Think of it just like querying SQL directly. It's the number of rows that SQL Server has to 'read' to determine if that row is to be returned. With an index, SQL Server knows which rows to get without having to read them. Without an index, SQL Server has to read every row in order to determine if it needs to retrieve it.
Same in SharePoint. If SQL Server can deliver < ($LVT) rows to SharePoint before SP has to filter it any further then that's ok. If the number of rows to be delivered to SharePoint is > ($LVT) then the query is halted.
Effectively, SharePoint refuses to even look at any result set (including all the joins, etc.) coming from SQL Server (because essentially, that's the nitty gritty of it) that is > ($LVT).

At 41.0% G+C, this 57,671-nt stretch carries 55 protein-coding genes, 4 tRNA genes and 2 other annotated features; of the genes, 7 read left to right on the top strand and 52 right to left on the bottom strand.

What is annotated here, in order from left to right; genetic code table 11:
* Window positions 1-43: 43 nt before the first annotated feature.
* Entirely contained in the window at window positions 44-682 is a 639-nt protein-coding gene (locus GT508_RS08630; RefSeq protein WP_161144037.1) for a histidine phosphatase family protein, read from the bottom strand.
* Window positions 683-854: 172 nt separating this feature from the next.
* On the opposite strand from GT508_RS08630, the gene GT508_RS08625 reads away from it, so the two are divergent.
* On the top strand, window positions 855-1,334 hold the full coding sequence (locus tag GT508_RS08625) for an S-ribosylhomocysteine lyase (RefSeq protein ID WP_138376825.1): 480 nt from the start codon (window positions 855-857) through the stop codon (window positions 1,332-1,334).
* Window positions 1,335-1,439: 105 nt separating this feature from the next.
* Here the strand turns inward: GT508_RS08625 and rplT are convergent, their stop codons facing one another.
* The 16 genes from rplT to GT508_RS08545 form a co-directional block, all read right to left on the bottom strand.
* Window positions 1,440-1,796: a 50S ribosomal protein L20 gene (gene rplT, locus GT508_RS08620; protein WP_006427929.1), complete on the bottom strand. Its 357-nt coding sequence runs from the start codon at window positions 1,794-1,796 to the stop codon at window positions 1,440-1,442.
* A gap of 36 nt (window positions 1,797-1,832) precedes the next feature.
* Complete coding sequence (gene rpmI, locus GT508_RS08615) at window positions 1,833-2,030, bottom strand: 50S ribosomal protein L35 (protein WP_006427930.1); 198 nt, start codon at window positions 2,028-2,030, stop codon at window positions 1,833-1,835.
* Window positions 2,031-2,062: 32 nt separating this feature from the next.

Regarding your view statement. Your view determines the queries that will be sent to SQL Server so if your default view causes the LVT to be exceeded, the list will be inaccessible unless users visit and alternate view explicitly.